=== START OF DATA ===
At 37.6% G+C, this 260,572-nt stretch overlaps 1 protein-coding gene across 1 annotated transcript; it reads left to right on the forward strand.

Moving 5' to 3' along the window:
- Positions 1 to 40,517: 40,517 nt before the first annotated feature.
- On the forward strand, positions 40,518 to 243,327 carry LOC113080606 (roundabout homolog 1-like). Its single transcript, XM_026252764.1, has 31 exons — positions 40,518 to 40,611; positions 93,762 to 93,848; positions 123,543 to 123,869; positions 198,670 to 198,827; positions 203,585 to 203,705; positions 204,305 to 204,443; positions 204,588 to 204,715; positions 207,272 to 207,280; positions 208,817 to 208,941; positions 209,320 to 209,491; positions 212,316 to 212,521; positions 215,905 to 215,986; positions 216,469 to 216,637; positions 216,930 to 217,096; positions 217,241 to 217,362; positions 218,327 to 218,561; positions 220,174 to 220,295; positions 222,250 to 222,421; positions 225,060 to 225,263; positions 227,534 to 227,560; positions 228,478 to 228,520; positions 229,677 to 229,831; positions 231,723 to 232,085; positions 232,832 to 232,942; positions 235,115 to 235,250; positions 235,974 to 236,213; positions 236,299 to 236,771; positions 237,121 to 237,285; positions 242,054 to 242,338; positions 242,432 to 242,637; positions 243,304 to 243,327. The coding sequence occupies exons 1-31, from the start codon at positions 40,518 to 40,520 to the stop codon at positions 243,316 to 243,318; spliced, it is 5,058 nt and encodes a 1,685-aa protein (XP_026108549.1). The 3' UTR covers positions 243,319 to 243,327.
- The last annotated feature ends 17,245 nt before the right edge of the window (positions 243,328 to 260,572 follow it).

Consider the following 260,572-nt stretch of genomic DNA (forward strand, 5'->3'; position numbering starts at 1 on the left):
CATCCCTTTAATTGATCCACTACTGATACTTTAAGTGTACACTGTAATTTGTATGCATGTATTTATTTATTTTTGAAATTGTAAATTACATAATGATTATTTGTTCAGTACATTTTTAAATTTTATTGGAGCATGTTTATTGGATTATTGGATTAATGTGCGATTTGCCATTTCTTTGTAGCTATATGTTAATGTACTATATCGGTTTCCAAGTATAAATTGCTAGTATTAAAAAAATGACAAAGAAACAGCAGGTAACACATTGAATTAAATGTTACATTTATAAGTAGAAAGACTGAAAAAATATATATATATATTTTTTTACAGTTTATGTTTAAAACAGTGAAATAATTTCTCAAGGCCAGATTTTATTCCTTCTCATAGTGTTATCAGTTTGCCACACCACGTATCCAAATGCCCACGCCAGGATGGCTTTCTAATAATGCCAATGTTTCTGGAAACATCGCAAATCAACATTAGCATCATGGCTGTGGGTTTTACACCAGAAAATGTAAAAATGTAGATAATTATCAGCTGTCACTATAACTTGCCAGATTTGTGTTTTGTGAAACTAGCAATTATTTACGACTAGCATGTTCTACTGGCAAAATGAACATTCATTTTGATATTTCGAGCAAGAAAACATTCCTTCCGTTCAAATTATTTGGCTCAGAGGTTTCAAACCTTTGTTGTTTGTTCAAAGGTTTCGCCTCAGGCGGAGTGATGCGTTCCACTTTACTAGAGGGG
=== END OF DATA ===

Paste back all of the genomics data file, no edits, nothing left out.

At 37.6% G+C, this 260,572-nt stretch overlaps 1 protein-coding gene across 1 annotated transcript; it reads left to right on the forward strand.

Moving 5' to 3' along the window:
- Positions 1 to 40,517: 40,517 nt before the first annotated feature.
- On the forward strand, positions 40,518 to 243,327 carry LOC113080606 (roundabout homolog 1-like). Its single transcript, XM_026252764.1, has 31 exons — positions 40,518 to 40,611; positions 93,762 to 93,848; positions 123,543 to 123,869; positions 198,670 to 198,827; positions 203,585 to 203,705; positions 204,305 to 204,443; positions 204,588 to 204,715; positions 207,272 to 207,280; positions 208,817 to 208,941; positions 209,320 to 209,491; positions 212,316 to 212,521; positions 215,905 to 215,986; positions 216,469 to 216,637; positions 216,930 to 217,096; positions 217,241 to 217,362; positions 218,327 to 218,561; positions 220,174 to 220,295; positions 222,250 to 222,421; positions 225,060 to 225,263; positions 227,534 to 227,560; positions 228,478 to 228,520; positions 229,677 to 229,831; positions 231,723 to 232,085; positions 232,832 to 232,942; positions 235,115 to 235,250; positions 235,974 to 236,213; positions 236,299 to 236,771; positions 237,121 to 237,285; positions 242,054 to 242,338; positions 242,432 to 242,637; positions 243,304 to 243,327. The coding sequence occupies exons 1-31, from the start codon at positions 40,518 to 40,520 to the stop codon at positions 243,316 to 243,318; spliced, it is 5,058 nt and encodes a 1,685-aa protein (XP_026108549.1). The 3' UTR covers positions 243,319 to 243,327.
- The last annotated feature ends 17,245 nt before the right edge of the window (positions 243,328 to 260,572 follow it).

Consider the following 260,572-nt stretch of genomic DNA (forward strand, 5'->3'; position numbering starts at 1 on the left):
CATCCCTTTAATTGATCCACTACTGATACTTTAAGTGTACACTGTAATTTGTATGCATGTATTTATTTATTTTTGAAATTGTAAATTACATAATGATTATTTGTTCAGTACATTTTTAAATTTTATTGGAGCATGTTTATTGGATTATTGGATTAATGTGCGATTTGCCATTTCTTTGTAGCTATATGTTAATGTACTATATCGGTTTCCAAGTATAAATTGCTAGTATTAAAAAAATGACAAAGAAACAGCAGGTAACACATTGAATTAAATGTTACATTTATAAGTAGAAAGACTGAAAAAATATATATATATATTTTTTTACAGTTTATGTTTAAAACAGTGAAATAATTTCTCAAGGCCAGATTTTATTCCTTCTCATAGTGTTATCAGTTTGCCACACCACGTATCCAAATGCCCACGCCAGGATGGCTTTCTAATAATGCCAATGTTTCTGGAAACATCGCAAATCAACATTAGCATCATGGCTGTGGGTTTTACACCAGAAAATGTAAAAATGTAGATAATTATCAGCTGTCACTATAACTTGCCAGATTTGTGTTTTGTGAAACTAGCAATTATTTACGACTAGCATGTTCTACTGGCAAAATGAACATTCATTTTGATATTTCGAGCAAGAAAACATTCCTTCCGTTCAAATTATTTGGCTCAGAGGTTTCAAACCTTTGTTGTTTGTTCAAAGGTTTCGCCTCAGGCGGAGTGATGCGTTCCACTTTACTAGAGGGG